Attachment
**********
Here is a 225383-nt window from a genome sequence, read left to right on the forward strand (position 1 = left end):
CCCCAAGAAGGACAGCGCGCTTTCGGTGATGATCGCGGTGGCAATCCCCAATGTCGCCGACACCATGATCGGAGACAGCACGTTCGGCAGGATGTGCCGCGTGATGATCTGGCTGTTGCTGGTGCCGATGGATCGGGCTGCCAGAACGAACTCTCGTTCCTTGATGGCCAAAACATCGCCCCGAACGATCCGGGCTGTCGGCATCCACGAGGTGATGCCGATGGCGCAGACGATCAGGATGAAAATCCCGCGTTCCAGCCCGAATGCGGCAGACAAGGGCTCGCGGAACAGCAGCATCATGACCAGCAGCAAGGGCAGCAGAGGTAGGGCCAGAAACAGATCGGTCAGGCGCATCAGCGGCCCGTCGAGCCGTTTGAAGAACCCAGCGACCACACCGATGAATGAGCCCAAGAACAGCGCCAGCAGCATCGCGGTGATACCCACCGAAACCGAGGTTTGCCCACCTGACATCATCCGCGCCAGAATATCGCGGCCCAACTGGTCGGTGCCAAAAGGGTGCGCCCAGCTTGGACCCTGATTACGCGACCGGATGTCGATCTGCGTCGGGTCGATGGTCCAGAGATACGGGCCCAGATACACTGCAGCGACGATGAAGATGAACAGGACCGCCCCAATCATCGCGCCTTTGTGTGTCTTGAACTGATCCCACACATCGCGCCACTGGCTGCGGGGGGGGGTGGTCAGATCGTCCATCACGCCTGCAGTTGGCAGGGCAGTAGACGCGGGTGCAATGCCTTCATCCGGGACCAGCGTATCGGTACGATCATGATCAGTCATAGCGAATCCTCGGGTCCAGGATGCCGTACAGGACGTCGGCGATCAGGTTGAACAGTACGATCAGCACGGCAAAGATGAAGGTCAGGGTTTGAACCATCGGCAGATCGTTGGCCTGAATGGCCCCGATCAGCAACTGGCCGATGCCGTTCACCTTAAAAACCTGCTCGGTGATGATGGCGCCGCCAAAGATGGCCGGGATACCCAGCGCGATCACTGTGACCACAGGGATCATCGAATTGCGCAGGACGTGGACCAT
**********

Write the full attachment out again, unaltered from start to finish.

Here is a 225383-nt window from a genome sequence, read left to right on the forward strand (position 1 = left end):
CCCCAAGAAGGACAGCGCGCTTTCGGTGATGATCGCGGTGGCAATCCCCAATGTCGCCGACACCATGATCGGAGACAGCACGTTCGGCAGGATGTGCCGCGTGATGATCTGGCTGTTGCTGGTGCCGATGGATCGGGCTGCCAGAACGAACTCTCGTTCCTTGATGGCCAAAACATCGCCCCGAACGATCCGGGCTGTCGGCATCCACGAGGTGATGCCGATGGCGCAGACGATCAGGATGAAAATCCCGCGTTCCAGCCCGAATGCGGCAGACAAGGGCTCGCGGAACAGCAGCATCATGACCAGCAGCAAGGGCAGCAGAGGTAGGGCCAGAAACAGATCGGTCAGGCGCATCAGCGGCCCGTCGAGCCGTTTGAAGAACCCAGCGACCACACCGATGAATGAGCCCAAGAACAGCGCCAGCAGCATCGCGGTGATACCCACCGAAACCGAGGTTTGCCCACCTGACATCATCCGCGCCAGAATATCGCGGCCCAACTGGTCGGTGCCAAAAGGGTGCGCCCAGCTTGGACCCTGATTACGCGACCGGATGTCGATCTGCGTCGGGTCGATGGTCCAGAGATACGGGCCCAGATACACTGCAGCGACGATGAAGATGAACAGGACCGCCCCAATCATCGCGCCTTTGTGTGTCTTGAACTGATCCCACACATCGCGCCACTGGCTGCGGGGGGGGGTGGTCAGATCGTCCATCACGCCTGCAGTTGGCAGGGCAGTAGACGCGGGTGCAATGCCTTCATCCGGGACCAGCGTATCGGTACGATCATGATCAGTCATAGCGAATCCTCGGGTCCAGGATGCCGTACAGGACGTCGGCGATCAGGTTGAACAGTACGATCAGCACGGCAAAGATGAAGGTCAGGGTTTGAACCATCGGCAGATCGTTGGCCTGAATGGCCCCGATCAGCAACTGGCCGATGCCGTTCACCTTAAAAACCTGCTCGGTGATGATGGCGCCGCCAAAGATGGCCGGGATACCCAGCGCGATCACTGTGACCACAGGGATCATCGAATTGCGCAGGACGTGGACCAT